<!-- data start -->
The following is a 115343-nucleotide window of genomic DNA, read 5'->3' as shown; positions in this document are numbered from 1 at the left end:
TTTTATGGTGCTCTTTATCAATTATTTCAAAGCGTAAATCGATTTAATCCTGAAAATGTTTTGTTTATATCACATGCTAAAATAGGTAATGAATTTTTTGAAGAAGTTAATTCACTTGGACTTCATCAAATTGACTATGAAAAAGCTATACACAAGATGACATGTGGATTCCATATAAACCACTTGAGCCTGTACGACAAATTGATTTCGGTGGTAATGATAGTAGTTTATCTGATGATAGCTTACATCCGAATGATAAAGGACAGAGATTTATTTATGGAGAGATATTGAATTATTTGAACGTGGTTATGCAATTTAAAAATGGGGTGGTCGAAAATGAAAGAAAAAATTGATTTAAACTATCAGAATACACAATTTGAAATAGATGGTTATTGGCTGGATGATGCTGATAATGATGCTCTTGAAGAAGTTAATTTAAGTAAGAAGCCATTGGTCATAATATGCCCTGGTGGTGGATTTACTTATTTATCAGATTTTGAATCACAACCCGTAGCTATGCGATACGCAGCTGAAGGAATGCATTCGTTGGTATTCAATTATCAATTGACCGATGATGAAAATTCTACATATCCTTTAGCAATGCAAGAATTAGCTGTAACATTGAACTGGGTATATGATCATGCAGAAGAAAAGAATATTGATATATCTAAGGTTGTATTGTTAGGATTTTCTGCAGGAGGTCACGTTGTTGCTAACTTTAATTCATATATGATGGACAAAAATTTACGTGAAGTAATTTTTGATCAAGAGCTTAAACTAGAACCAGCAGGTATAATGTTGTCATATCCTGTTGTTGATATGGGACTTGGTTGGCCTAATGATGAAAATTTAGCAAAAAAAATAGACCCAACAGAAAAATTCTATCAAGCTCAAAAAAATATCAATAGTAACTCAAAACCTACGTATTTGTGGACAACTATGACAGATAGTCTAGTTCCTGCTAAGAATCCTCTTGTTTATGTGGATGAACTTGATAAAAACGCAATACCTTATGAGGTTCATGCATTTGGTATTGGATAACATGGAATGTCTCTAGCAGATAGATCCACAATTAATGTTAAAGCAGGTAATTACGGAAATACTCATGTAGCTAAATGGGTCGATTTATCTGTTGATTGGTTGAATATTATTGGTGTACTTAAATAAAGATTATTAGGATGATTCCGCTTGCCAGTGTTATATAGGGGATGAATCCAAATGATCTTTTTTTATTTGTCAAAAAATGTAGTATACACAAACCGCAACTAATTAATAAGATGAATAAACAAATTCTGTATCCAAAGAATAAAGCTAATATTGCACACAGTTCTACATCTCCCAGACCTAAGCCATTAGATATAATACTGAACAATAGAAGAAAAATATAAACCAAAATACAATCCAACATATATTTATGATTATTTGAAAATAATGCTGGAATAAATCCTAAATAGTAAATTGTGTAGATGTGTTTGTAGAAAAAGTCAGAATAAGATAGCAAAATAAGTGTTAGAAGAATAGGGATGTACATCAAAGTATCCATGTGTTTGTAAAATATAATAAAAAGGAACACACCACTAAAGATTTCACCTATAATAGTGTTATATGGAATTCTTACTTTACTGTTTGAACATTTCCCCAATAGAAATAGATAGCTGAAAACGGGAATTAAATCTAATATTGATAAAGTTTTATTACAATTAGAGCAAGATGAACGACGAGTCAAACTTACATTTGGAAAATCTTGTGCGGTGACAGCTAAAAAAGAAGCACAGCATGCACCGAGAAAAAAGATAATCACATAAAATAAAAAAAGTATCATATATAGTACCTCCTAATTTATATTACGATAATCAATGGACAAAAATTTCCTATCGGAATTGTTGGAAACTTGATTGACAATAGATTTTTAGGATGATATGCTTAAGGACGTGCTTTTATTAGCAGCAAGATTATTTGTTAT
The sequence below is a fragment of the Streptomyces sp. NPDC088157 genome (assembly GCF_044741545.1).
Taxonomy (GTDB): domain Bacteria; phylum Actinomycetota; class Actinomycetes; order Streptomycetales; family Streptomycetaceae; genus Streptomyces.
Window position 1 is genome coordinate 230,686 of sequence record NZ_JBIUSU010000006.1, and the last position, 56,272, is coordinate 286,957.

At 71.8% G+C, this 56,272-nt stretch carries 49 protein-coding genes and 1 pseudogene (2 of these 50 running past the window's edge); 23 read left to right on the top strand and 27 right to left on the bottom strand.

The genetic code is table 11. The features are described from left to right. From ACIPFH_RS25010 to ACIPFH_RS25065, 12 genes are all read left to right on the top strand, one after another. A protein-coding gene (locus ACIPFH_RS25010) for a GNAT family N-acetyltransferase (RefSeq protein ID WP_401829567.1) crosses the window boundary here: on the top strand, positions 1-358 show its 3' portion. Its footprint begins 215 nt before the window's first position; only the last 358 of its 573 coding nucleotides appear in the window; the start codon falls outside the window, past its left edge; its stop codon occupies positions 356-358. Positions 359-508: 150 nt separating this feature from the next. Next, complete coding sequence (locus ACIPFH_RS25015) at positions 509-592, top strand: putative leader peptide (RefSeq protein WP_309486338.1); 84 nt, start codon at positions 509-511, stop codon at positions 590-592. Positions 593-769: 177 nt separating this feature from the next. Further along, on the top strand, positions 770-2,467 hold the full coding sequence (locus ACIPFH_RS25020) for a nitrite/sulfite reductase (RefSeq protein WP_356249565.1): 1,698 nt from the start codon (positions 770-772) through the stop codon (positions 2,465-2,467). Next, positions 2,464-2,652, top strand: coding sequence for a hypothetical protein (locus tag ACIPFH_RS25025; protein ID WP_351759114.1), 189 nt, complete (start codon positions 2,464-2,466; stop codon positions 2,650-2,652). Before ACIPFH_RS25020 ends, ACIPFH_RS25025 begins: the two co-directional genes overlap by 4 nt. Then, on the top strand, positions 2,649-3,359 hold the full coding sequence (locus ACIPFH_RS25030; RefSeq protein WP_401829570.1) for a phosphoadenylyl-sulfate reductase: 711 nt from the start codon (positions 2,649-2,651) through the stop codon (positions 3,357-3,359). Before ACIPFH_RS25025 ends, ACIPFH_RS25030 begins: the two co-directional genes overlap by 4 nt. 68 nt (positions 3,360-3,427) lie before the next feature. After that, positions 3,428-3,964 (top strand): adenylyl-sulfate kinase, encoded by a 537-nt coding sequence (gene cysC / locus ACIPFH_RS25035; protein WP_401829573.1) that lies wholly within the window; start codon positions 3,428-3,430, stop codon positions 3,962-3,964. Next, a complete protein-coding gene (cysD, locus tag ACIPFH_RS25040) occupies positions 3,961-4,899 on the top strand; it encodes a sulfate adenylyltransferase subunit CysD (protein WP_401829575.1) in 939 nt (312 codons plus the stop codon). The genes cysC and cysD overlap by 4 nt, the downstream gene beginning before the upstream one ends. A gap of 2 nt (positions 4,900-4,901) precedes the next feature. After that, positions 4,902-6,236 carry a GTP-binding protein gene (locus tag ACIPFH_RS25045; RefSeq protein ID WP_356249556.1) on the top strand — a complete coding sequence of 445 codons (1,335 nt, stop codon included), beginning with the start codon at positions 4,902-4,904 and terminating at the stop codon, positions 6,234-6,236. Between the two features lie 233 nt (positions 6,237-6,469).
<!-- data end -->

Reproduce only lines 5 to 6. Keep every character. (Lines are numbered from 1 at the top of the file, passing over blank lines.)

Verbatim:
Window position 1 is genome coordinate 230,686 of sequence record NZ_JBIUSU010000006.1, and the last position, 56,272, is coordinate 286,957.

At 71.8% G+C, this 56,272-nt stretch carries 49 protein-coding genes and 1 pseudogene (2 of these 50 running past the window's edge); 23 read left to right on the top strand and 27 right to left on the bottom strand.